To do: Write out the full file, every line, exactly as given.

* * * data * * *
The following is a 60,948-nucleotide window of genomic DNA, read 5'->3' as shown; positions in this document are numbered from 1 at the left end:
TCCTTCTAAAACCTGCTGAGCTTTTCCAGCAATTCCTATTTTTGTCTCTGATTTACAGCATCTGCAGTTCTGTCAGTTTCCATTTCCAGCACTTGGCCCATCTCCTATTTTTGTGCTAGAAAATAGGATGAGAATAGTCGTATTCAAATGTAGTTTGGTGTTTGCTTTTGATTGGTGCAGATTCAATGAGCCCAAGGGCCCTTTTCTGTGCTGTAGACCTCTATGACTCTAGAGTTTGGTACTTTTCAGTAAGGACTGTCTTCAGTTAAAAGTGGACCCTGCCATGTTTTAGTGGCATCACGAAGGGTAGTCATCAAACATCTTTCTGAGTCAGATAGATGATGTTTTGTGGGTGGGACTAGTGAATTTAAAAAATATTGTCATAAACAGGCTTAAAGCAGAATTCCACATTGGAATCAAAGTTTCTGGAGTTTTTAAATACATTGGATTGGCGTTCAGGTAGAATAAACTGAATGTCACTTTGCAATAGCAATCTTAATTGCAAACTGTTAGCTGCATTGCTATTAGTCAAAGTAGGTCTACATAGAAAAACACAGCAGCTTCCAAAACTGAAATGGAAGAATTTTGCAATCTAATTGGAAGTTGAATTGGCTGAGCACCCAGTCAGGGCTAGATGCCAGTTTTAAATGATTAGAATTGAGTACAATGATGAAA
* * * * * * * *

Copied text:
The following is a 60,948-nucleotide window of genomic DNA, read 5'->3' as shown; positions in this document are numbered from 1 at the left end:
TCCTTCTAAAACCTGCTGAGCTTTTCCAGCAATTCCTATTTTTGTCTCTGATTTACAGCATCTGCAGTTCTGTCAGTTTCCATTTCCAGCACTTGGCCCATCTCCTATTTTTGTGCTAGAAAATAGGATGAGAATAGTCGTATTCAAATGTAGTTTGGTGTTTGCTTTTGATTGGTGCAGATTCAATGAGCCCAAGGGCCCTTTTCTGTGCTGTAGACCTCTATGACTCTAGAGTTTGGTACTTTTCAGTAAGGACTGTCTTCAGTTAAAAGTGGACCCTGCCATGTTTTAGTGGCATCACGAAGGGTAGTCATCAAACATCTTTCTGAGTCAGATAGATGATGTTTTGTGGGTGGGACTAGTGAATTTAAAAAATATTGTCATAAACAGGCTTAAAGCAGAATTCCACATTGGAATCAAAGTTTCTGGAGTTTTTAAATACATTGGATTGGCGTTCAGGTAGAATAAACTGAATGTCACTTTGCAATAGCAATCTTAATTGCAAACTGTTAGCTGCATTGCTATTAGTCAAAGTAGGTCTACATAGAAAAACACAGCAGCTTCCAAAACTGAAATGGAAGAATTTTGCAATCTAATTGGAAGTTGAATTGGCTGAGCACCCAGTCAGGGCTAGATGCCAGTTTTAAATGATTAGAATTGAGTACAATGATGAAA